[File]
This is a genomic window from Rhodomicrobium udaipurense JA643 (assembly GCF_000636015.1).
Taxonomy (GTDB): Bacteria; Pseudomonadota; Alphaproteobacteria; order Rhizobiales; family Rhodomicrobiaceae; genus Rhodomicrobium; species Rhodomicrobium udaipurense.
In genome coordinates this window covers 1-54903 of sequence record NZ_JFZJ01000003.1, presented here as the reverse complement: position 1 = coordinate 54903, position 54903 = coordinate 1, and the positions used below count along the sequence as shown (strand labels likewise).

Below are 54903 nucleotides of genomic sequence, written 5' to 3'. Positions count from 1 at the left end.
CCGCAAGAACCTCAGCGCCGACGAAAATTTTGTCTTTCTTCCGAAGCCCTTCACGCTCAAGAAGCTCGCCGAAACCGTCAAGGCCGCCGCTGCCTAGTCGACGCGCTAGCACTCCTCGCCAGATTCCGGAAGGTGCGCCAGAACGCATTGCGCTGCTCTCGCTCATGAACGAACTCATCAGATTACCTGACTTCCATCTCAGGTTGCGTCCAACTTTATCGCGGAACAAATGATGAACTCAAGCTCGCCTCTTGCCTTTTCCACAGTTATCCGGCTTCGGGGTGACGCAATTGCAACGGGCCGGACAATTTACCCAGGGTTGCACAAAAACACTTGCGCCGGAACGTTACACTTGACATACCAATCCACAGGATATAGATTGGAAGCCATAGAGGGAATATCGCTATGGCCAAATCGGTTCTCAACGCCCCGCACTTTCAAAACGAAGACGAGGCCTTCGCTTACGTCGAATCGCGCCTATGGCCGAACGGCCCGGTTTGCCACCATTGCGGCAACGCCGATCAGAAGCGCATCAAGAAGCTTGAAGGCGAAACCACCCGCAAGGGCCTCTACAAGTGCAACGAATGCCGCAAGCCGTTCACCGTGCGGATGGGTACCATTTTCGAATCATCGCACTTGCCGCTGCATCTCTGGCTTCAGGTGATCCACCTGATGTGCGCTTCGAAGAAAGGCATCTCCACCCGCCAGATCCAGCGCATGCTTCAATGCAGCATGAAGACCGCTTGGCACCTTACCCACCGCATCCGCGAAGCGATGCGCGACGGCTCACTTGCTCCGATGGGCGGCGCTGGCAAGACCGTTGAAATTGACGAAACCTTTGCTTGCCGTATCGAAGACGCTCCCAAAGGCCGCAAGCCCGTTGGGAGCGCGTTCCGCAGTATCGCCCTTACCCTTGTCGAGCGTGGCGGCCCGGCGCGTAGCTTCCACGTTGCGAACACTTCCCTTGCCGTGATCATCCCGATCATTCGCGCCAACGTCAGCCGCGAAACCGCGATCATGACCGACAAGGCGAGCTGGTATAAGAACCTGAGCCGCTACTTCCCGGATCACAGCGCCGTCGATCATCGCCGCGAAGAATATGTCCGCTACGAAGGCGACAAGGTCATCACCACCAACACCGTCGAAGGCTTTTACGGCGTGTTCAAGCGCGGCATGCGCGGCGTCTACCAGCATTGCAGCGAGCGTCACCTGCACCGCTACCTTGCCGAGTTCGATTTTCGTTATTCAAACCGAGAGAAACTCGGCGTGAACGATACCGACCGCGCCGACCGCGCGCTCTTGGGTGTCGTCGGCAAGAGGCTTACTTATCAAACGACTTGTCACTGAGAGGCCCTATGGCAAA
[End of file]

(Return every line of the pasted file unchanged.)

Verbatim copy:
This is a genomic window from Rhodomicrobium udaipurense JA643 (assembly GCF_000636015.1).
Taxonomy (GTDB): Bacteria; Pseudomonadota; Alphaproteobacteria; order Rhizobiales; family Rhodomicrobiaceae; genus Rhodomicrobium; species Rhodomicrobium udaipurense.
In genome coordinates this window covers 1-54903 of sequence record NZ_JFZJ01000003.1, presented here as the reverse complement: position 1 = coordinate 54903, position 54903 = coordinate 1, and the positions used below count along the sequence as shown (strand labels likewise).

Below are 54903 nucleotides of genomic sequence, written 5' to 3'. Positions count from 1 at the left end.
CCGCAAGAACCTCAGCGCCGACGAAAATTTTGTCTTTCTTCCGAAGCCCTTCACGCTCAAGAAGCTCGCCGAAACCGTCAAGGCCGCCGCTGCCTAGTCGACGCGCTAGCACTCCTCGCCAGATTCCGGAAGGTGCGCCAGAACGCATTGCGCTGCTCTCGCTCATGAACGAACTCATCAGATTACCTGACTTCCATCTCAGGTTGCGTCCAACTTTATCGCGGAACAAATGATGAACTCAAGCTCGCCTCTTGCCTTTTCCACAGTTATCCGGCTTCGGGGTGACGCAATTGCAACGGGCCGGACAATTTACCCAGGGTTGCACAAAAACACTTGCGCCGGAACGTTACACTTGACATACCAATCCACAGGATATAGATTGGAAGCCATAGAGGGAATATCGCTATGGCCAAATCGGTTCTCAACGCCCCGCACTTTCAAAACGAAGACGAGGCCTTCGCTTACGTCGAATCGCGCCTATGGCCGAACGGCCCGGTTTGCCACCATTGCGGCAACGCCGATCAGAAGCGCATCAAGAAGCTTGAAGGCGAAACCACCCGCAAGGGCCTCTACAAGTGCAACGAATGCCGCAAGCCGTTCACCGTGCGGATGGGTACCATTTTCGAATCATCGCACTTGCCGCTGCATCTCTGGCTTCAGGTGATCCACCTGATGTGCGCTTCGAAGAAAGGCATCTCCACCCGCCAGATCCAGCGCATGCTTCAATGCAGCATGAAGACCGCTTGGCACCTTACCCACCGCATCCGCGAAGCGATGCGCGACGGCTCACTTGCTCCGATGGGCGGCGCTGGCAAGACCGTTGAAATTGACGAAACCTTTGCTTGCCGTATCGAAGACGCTCCCAAAGGCCGCAAGCCCGTTGGGAGCGCGTTCCGCAGTATCGCCCTTACCCTTGTCGAGCGTGGCGGCCCGGCGCGTAGCTTCCACGTTGCGAACACTTCCCTTGCCGTGATCATCCCGATCATTCGCGCCAACGTCAGCCGCGAAACCGCGATCATGACCGACAAGGCGAGCTGGTATAAGAACCTGAGCCGCTACTTCCCGGATCACAGCGCCGTCGATCATCGCCGCGAAGAATATGTCCGCTACGAAGGCGACAAGGTCATCACCACCAACACCGTCGAAGGCTTTTACGGCGTGTTCAAGCGCGGCATGCGCGGCGTCTACCAGCATTGCAGCGAGCGTCACCTGCACCGCTACCTTGCCGAGTTCGATTTTCGTTATTCAAACCGAGAGAAACTCGGCGTGAACGATACCGACCGCGCCGACCGCGCGCTCTTGGGTGTCGTCGGCAAGAGGCTTACTTATCAAACGACTTGTCACTGAGAGGCCCTATGGCAAA